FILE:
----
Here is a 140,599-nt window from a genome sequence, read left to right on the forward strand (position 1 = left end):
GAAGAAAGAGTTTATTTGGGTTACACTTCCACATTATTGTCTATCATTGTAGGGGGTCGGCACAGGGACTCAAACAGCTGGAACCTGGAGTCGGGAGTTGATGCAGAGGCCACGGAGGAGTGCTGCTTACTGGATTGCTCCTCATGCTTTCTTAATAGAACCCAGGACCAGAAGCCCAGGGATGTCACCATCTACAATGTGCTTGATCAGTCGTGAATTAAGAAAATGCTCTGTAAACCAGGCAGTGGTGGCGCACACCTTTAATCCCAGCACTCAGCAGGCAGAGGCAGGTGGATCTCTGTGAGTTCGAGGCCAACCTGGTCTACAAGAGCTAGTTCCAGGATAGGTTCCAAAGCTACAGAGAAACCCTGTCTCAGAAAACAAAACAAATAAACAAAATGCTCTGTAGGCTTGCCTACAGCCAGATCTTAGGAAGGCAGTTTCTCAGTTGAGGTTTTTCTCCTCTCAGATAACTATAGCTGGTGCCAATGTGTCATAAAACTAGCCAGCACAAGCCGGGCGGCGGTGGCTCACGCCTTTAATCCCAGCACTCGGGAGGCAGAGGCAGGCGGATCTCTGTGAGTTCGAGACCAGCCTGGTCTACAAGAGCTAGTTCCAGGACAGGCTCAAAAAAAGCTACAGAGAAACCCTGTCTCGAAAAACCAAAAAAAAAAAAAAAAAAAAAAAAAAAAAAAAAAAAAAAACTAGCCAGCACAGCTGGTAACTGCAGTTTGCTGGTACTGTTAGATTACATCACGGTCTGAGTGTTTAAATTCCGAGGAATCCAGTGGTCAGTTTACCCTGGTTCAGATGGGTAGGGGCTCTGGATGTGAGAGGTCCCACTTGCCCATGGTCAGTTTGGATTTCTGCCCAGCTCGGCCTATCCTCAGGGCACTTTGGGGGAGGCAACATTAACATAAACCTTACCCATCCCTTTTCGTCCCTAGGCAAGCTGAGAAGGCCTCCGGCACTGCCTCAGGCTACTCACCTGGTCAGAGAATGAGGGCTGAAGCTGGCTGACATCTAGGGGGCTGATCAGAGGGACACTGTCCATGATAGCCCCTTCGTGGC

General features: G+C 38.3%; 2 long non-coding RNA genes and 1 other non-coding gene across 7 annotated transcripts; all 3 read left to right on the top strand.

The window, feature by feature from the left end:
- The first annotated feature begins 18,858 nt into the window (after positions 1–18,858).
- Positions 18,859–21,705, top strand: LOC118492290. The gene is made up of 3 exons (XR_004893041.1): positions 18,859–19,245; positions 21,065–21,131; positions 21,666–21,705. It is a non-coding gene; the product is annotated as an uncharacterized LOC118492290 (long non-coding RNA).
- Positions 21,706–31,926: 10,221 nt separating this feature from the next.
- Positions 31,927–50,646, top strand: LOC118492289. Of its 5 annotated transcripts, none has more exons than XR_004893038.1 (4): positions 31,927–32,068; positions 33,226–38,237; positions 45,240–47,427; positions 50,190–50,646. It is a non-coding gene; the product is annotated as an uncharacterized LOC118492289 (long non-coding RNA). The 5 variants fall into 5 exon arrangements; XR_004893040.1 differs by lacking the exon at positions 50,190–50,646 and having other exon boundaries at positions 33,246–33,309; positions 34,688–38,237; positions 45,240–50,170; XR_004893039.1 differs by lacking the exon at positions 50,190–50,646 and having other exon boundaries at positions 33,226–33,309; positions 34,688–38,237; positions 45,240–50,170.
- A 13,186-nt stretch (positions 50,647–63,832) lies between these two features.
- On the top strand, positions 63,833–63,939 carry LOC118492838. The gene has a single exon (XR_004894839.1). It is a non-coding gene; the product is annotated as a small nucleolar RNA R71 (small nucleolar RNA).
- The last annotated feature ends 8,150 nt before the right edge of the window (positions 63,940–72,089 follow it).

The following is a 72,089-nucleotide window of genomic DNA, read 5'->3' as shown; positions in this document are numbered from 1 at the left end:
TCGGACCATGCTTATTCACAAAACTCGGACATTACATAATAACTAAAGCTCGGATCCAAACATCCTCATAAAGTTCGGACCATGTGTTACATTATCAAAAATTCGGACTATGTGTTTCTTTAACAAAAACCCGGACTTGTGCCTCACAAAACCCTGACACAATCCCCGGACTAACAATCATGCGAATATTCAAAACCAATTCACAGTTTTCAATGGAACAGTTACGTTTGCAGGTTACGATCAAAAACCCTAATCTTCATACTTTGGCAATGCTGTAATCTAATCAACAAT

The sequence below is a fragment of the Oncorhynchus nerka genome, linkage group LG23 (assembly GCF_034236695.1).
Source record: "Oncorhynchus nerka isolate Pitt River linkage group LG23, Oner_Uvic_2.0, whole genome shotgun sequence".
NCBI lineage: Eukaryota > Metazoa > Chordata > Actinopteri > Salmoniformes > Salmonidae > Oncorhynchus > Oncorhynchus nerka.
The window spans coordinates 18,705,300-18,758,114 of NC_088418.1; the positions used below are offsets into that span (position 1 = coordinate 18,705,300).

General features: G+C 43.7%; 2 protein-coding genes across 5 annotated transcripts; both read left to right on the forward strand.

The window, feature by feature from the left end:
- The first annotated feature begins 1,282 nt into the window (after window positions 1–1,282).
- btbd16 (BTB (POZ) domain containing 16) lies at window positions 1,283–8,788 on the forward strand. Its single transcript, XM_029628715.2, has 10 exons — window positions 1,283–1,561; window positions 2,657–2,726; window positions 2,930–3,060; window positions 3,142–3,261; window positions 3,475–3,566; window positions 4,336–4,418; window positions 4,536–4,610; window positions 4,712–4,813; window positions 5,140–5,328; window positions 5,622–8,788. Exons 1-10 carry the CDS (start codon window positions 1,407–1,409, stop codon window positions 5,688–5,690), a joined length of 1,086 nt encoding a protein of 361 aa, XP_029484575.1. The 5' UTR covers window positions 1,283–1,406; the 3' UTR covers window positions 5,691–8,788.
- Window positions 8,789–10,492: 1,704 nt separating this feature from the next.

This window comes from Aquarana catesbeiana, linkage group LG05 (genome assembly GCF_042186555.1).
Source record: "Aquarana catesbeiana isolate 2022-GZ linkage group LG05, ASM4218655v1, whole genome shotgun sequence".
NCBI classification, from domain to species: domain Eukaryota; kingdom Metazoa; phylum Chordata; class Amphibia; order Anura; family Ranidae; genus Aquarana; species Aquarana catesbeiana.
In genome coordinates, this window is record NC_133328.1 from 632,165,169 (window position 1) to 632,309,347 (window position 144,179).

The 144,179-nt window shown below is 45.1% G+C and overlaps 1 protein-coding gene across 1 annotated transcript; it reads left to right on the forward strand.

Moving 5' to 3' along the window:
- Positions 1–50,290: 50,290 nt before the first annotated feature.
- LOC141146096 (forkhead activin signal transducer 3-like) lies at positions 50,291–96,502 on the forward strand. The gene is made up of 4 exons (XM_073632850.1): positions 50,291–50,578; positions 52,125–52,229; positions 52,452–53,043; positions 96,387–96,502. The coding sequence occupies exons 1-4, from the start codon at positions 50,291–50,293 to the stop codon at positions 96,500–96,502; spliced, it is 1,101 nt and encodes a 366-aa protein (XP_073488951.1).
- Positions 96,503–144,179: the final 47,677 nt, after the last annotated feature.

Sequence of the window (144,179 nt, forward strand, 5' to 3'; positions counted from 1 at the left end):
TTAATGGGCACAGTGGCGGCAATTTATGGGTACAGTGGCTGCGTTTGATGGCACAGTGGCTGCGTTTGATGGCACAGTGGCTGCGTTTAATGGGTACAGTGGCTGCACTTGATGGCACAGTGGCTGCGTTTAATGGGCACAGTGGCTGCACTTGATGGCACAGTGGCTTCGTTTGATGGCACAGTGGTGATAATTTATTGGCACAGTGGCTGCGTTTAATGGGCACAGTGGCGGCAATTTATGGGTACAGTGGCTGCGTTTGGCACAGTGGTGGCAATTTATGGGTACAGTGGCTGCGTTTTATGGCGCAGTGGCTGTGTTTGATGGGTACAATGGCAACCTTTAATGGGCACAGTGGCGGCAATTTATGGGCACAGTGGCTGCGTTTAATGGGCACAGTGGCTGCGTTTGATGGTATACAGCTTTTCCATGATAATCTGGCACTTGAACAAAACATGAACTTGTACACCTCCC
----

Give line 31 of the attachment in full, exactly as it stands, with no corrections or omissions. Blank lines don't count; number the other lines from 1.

- Positions 96,503–144,179: the final 47,677 nt, after the last annotated feature.